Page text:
Scandalous charges, shocking countercharges, stained dresses,
sealed letters --- these are the stuff of 20th-century sex scandals
like the Clinton/Lewinsky affair, right? Not so, proves Emma
Donoghue in THE SEALED LETTER, a novel set in the Victorian era,
centered on a highly publicized divorce case that ruined lives and
riveted an entire country.
The book’s central character is Emily Faithfull, nicknamed
Fido. An enlightened preacher's daughter who supports herself
through her printing business, Fido is at the forefront of the
burgeoning movement for women's rights in England. But all her
success, not to mention her reputation, is put at risk when Fido's
oldest friend, Helen Codrington, returns to London from her
husband's posting in Malta.
Helen, with her fashionable style, good looks and flirtatious
personality, seems like an unlikely friend for plain Fido, but the
two are exceptionally close; before they left for Malta, Helen and
her husband even invited Fido to live with them for a time.
Reigniting their old friendship after years of separation, however,
soon proves to be a challenge. More often than not, Helen is
accompanied by a dashing military officer, and the two even use
Fido's own house for their assignations, much to Fido's
embarrassment and disgust.
When Helen's husband becomes increasingly suspicious of his
wife's associations (especially when she fails to respond to an
urgent telegram sent to Fido's home), he initiates divorce
proceedings. Helen, who is at a great disadvantage in the legal
case, enlists Fido to provide evidence --- of an incident she
doesn't even remember. As the case proceeds, Fido's entire
professional career --- not to mention her relationship with Helen
and her opinion of herself --- threatens to unravel.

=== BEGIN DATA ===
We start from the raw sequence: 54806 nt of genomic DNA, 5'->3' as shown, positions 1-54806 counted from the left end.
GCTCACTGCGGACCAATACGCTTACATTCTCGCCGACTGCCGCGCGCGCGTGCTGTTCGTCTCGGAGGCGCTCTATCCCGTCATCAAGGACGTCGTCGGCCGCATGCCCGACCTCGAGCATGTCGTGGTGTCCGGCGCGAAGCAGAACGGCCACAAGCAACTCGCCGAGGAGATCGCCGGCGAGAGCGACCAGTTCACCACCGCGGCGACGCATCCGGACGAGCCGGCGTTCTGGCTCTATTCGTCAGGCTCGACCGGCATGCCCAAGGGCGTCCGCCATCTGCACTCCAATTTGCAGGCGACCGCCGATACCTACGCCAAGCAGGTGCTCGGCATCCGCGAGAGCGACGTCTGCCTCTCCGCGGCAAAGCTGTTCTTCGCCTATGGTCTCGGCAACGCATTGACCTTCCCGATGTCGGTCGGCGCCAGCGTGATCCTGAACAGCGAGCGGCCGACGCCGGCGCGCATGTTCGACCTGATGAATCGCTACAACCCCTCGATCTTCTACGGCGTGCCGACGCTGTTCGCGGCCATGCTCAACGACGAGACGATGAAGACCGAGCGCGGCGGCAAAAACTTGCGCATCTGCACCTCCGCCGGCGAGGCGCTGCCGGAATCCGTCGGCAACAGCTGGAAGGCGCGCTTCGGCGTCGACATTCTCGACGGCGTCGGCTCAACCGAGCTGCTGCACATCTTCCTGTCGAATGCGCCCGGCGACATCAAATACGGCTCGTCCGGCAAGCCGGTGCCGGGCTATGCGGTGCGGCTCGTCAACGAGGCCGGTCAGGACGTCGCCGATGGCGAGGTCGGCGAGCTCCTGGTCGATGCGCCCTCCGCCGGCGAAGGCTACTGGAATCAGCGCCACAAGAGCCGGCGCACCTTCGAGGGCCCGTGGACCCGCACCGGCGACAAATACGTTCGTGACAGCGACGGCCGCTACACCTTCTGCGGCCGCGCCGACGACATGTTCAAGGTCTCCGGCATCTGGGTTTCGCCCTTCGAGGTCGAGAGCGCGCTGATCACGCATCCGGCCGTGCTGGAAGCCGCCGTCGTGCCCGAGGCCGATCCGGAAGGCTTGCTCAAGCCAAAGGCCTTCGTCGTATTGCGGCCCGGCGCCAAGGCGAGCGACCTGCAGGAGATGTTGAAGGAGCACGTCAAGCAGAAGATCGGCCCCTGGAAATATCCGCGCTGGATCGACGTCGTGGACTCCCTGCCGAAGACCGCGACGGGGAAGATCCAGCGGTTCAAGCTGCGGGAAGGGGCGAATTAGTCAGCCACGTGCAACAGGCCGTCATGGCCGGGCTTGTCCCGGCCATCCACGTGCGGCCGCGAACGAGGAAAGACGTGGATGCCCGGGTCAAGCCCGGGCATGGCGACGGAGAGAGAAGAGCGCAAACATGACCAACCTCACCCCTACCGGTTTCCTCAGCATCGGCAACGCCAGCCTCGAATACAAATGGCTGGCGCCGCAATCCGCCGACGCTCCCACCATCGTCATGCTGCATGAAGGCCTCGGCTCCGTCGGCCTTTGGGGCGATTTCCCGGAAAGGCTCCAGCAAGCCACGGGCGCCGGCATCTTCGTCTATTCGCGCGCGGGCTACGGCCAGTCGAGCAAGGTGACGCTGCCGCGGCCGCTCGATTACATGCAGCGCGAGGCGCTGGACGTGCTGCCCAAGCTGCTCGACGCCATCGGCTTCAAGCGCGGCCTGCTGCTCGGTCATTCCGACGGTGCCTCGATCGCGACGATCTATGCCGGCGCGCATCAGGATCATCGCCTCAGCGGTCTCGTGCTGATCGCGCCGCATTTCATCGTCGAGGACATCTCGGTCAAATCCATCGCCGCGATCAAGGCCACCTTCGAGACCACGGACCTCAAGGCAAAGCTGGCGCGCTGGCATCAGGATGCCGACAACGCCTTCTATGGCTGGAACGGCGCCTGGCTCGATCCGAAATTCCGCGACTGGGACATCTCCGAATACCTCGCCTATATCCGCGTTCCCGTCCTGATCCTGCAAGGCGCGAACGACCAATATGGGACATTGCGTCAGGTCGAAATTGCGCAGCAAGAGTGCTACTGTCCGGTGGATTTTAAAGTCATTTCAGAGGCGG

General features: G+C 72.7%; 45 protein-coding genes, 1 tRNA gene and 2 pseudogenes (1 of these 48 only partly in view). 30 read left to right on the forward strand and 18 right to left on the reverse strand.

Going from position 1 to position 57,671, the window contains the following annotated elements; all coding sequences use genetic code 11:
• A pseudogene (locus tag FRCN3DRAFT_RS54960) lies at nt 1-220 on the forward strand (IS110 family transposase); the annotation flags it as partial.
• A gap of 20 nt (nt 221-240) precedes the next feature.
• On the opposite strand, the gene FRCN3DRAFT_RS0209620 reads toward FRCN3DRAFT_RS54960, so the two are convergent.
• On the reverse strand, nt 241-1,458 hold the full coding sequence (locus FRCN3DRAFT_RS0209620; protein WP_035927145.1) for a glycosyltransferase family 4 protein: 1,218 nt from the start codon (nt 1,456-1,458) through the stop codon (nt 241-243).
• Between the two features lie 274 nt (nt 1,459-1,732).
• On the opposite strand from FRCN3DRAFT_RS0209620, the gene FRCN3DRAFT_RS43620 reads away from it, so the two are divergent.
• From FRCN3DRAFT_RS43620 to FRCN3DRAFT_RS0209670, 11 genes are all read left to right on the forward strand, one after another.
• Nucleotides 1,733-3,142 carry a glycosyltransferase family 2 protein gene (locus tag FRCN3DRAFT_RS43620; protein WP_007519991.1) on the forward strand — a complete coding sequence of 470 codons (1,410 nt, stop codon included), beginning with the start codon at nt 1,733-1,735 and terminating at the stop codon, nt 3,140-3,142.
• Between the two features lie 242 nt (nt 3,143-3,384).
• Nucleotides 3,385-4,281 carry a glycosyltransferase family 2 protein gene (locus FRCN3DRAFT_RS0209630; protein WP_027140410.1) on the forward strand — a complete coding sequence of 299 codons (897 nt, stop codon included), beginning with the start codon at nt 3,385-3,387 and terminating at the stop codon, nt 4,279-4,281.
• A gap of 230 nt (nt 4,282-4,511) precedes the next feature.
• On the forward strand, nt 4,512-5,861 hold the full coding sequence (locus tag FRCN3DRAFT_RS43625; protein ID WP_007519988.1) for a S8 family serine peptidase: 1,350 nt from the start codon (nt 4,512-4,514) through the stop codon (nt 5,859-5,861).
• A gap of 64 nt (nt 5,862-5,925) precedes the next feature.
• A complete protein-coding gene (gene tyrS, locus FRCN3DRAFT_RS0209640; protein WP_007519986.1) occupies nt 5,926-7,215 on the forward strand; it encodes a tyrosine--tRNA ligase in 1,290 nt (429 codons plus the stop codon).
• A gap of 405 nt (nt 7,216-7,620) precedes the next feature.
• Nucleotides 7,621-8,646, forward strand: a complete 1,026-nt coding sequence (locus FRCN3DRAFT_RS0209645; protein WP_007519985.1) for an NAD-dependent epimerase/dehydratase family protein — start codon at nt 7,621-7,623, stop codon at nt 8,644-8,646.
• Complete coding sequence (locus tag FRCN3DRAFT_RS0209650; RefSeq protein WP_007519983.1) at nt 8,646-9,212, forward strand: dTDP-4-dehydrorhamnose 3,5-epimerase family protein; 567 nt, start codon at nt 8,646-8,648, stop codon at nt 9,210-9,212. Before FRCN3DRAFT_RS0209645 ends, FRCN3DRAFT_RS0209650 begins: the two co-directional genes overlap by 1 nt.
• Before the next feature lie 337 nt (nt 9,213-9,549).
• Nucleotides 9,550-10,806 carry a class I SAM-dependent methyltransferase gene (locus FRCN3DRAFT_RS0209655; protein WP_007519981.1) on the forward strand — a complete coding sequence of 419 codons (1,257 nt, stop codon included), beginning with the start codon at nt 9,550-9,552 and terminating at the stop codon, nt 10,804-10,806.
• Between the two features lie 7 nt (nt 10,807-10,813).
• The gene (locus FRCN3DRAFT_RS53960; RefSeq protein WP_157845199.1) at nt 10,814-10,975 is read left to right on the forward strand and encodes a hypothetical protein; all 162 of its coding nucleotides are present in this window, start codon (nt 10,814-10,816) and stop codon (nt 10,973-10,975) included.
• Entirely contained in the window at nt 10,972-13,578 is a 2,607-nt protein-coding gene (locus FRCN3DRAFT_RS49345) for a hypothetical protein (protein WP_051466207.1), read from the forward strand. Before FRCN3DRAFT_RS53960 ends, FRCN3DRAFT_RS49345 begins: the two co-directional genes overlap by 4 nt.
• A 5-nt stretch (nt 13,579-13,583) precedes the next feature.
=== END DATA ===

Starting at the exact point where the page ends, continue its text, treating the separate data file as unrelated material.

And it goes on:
At the center of THE SEALED LETTER is a tense, revelation-filled
courtroom scene, with unreliable witnesses, questionable testimony
and outright lies. Just like today, the media has a field day with
the evidence, providing readers with as many titillating details as
they're able to print. In addition to providing an in-depth
portrayal of the 19th-century legal system, the novel (and
especially the sealed letter of the title) also raises interesting
points about the psychological complexities that lie beneath many
THE SEALED LETTER offers readers a fascinating exploration of
Victorian culture and society, from the (negligible) rights of
women to arcane divorce laws to attitudes about sex and sexuality.
Readers shouldn't miss Donoghue's extensive author's note, which
explains the historical background of the novel. However, this book
is far more than simply a rundown of Victorian legalities and
mores; instead, it is a perceptive, and at times poignant,
exploration of Fido's attempts to balance her identity as an
independent woman, a model to her generation, with her rapidly
eroding love and trust for her friend, Helen. Donoghue manages to
place Fido's story firmly in history without losing any of its
emotional resonance and power.
Reviewed by Norah Piehl on January 23, 2011
The Sealed Letter